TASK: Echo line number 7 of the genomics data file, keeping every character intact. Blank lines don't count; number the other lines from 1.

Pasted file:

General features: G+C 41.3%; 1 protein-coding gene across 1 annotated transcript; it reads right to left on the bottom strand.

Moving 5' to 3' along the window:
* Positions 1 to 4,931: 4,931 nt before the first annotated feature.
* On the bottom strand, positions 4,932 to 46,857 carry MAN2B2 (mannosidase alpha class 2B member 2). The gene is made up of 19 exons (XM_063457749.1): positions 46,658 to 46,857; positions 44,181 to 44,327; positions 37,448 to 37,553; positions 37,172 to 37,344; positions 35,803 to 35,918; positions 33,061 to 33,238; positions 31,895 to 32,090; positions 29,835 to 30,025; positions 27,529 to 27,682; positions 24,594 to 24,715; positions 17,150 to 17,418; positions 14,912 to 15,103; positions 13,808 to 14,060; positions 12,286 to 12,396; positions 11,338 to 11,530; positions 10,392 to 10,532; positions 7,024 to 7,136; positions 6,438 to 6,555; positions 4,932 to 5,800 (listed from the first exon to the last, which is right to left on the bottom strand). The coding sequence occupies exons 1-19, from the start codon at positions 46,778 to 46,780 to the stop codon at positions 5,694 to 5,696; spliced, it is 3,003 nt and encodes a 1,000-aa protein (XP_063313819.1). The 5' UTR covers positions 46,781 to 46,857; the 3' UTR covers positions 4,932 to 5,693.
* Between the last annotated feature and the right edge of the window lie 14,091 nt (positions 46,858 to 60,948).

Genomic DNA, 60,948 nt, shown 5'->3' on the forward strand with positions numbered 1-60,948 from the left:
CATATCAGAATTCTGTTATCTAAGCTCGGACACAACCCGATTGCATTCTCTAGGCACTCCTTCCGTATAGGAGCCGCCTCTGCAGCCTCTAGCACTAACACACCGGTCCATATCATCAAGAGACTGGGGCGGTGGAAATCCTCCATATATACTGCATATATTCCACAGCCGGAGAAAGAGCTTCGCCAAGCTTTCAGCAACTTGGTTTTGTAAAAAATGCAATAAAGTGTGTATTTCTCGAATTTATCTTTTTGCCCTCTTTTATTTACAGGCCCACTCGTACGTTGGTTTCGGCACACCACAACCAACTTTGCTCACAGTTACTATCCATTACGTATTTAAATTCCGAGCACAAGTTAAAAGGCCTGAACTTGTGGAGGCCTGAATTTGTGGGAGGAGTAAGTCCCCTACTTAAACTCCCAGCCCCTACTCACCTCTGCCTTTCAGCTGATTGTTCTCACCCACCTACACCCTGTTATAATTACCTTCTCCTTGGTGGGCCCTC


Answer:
CATATCAGAATTCTGTTATCTAAGCTCGGACACAACCCGATTGCATTCTCTAGGCACTCCTTCCGTATAGGAGCCGCCTCTGCAGCCTCTAGCACTAACACACCGGTCCATATCATCAAGAGACTGGGGCGGTGGAAATCCTCCATATATACTGCATATATTCCACAGCCGGAGAAAGAGCTTCGCCAAGCTTTCAGCAACTTGGTTTTGTAAAAAATGCAATAAAGTGTGTATTTCTCGAATTTATCTTTTTGCCCTCTTTTATTTACAGGCCCACTCGTACGTTGGTTTCGGCACACCACAACCAACTTTGCTCACAGTTACTATCCATTACGTATTTAAATTCCGAGCACAAGTTAAAAGGCCTGAACTTGTGGAGGCCTGAATTTGTGGGAGGAGTAAGTCCCCTACTTAAACTCCCAGCCCCTACTCACCTCTGCCTTTCAGCTGATTGTTCTCACCCACCTACACCCTGTTATAATTACCTTCTCCTTGGTGGGCCCTC